Like most moms I know, once we had children, our needs became secondary to that of our children’s. To illustrate my point, I don’t have my nails or hair done on a regular basis (even though I’d love to) because I mostly focus on school supplies, new school clothes, ProActiv solution, and a million hair care products, all for my kids. That may be why I have been wearing the wrong bra size for almost three years: not making myself a priority, which I know many moms are guilty of doing.
My daughter, Kayla, who works at Victoria Secret, coaxed my other daughter and me to the VS semi-annual sale. As I stood at the bin rifling through the sherbert colored discount bras, a young woman approached me.
“Have you had your bra measurements checked recently?” I thought to myself: was it that obvious that I had not?
“Not since the 7th grade,” I responded. She seemed unaffected by my attempt at humor.
“Do you know what size you are wearing?” she continuted.
“A 36 C,” I told her. Suddenly, she whipped a tape measure across my chest and concluded: “38DD.”
At that point, she recommended that I try on their “fit bra” in the dressing room . I stumbled away, dumbfounded. Double D? Impossible. I found my daughters and shared the news. Neither one of them seemed as surprised as I was.
I tried the “fit bra” only to determine I am a 38D. My daughters then rummaged the store for bras in my “new” size. They came in the dressing room with me and a batch of bras for me to try on. As I took off my t-shirt, they erupted into giggles.
“Mom,” Shannon began, “that bra does not fit you.”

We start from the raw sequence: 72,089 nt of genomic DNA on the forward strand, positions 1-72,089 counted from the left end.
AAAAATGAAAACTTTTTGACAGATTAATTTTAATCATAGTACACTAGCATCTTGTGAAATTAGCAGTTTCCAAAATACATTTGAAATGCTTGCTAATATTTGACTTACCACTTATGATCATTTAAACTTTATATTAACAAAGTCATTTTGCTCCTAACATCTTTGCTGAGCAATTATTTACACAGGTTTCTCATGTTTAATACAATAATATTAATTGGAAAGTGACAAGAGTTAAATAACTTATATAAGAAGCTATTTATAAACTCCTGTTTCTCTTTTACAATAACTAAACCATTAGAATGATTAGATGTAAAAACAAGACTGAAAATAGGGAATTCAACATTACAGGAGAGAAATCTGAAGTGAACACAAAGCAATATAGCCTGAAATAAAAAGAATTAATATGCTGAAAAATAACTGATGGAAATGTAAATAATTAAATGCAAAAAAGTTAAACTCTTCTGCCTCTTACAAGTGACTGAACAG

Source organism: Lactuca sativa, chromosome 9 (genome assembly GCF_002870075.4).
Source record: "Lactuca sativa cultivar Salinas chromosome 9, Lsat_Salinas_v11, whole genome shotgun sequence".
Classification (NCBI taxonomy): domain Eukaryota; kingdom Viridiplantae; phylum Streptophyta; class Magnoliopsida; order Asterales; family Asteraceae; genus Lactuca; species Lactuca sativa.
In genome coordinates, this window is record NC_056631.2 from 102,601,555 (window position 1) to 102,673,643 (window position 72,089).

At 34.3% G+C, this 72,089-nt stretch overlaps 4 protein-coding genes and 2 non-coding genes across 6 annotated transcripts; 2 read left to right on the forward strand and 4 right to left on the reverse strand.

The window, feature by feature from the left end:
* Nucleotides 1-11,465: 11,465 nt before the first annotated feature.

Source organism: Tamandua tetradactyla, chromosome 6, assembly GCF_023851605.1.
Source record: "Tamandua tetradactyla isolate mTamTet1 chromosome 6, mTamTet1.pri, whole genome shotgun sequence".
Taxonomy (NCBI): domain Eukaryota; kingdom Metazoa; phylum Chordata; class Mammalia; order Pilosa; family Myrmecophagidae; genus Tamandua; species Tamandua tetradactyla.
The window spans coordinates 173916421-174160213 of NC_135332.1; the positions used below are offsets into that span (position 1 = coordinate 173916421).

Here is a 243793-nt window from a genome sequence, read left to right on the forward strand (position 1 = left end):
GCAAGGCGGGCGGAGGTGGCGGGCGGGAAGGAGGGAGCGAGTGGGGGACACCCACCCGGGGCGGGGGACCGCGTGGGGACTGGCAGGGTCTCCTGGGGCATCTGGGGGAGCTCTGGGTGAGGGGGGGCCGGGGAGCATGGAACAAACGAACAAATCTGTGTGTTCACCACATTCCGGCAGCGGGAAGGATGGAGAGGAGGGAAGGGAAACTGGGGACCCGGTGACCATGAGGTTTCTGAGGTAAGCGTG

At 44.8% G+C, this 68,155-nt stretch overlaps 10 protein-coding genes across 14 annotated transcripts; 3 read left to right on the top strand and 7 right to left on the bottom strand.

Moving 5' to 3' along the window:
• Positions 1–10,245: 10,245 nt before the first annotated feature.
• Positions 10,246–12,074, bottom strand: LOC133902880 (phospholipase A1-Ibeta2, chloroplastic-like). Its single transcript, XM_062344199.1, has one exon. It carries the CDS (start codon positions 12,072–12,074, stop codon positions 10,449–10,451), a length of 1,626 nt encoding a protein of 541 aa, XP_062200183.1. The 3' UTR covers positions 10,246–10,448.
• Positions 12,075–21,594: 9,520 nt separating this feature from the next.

“Well, it’s close, Shannon,” was all I could reply. “I thought it was fine.”
“No, it’s not,” she continued. “You have ‘underboob’.”
I stared at her blankly.
“Your boob is coming out the bottom of your bra.”
“And the top,” Kayla added. “You have ‘spillage’.”
“Can you notice with my clothes on?” I asked.
“Oh yeah,” they said in unison.
“Fantastic,” I replied sarcastically. As I took off my bra and began to try on the first of the daughter approved bras, both girls stopped me.
“That’s not how you put on a bra, is it?” Shannon asked incredulously.
“What?” You slip your arms through and hook it in the back, with one hand. It improves dexterity, ” I smiled.
“Whatever. Your hook isn’t even in the right one,” she said.
Kayla chimed in. “You should hook it in front, around your waist and then bring it up.”
“Listen guys, ” I began, “I appreciate the help, but I have been putting on bras for more than 30 years…”
“Yeah, the wrong way,” Shannon piped up. Spoken like a true teenager who knows everything.
Despite the fact that I was shamed by my lack of bra knowledge, I did discover that the bigger bra was more comfortable. The straps didn’t dig into my shoulders and I didn’t have over- or underboob. Plus, the hook in the back did not feel like a straight-jacket. Armed with my enlightenment about bras, I asked the girls to help me with a new endeavor: underwear.
“Hey, let’s go see what size underwear I should be wearing!” The girls seemed less than enthusiastic about this prospect, but I knew that it was time to retire my holey, unsexy underwear, as well. That is, until I saw the price of underwear–thirty bucks for a piece of cotton string! My “mom” instincts then kicked in.
“On second thought, ladies, let’s go buy some school clothes…”